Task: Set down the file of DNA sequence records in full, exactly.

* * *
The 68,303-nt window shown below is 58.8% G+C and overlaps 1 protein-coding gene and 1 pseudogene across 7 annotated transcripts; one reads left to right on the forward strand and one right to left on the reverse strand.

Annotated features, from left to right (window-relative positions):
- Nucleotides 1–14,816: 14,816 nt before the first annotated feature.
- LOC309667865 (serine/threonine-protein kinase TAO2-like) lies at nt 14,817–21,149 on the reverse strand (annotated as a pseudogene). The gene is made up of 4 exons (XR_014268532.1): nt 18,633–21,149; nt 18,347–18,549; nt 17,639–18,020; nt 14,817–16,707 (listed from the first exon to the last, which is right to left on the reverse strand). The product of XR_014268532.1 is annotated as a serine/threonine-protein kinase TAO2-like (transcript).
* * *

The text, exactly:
The 68,303-nt window shown below is 58.8% G+C and overlaps 1 protein-coding gene and 1 pseudogene across 7 annotated transcripts; one reads left to right on the forward strand and one right to left on the reverse strand.

Annotated features, from left to right (window-relative positions):
- Nucleotides 1–14,816: 14,816 nt before the first annotated feature.
- LOC309667865 (serine/threonine-protein kinase TAO2-like) lies at nt 14,817–21,149 on the reverse strand (annotated as a pseudogene). The gene is made up of 4 exons (XR_014268532.1): nt 18,633–21,149; nt 18,347–18,549; nt 17,639–18,020; nt 14,817–16,707 (listed from the first exon to the last, which is right to left on the reverse strand). The product of XR_014268532.1 is annotated as a serine/threonine-protein kinase TAO2-like (transcript).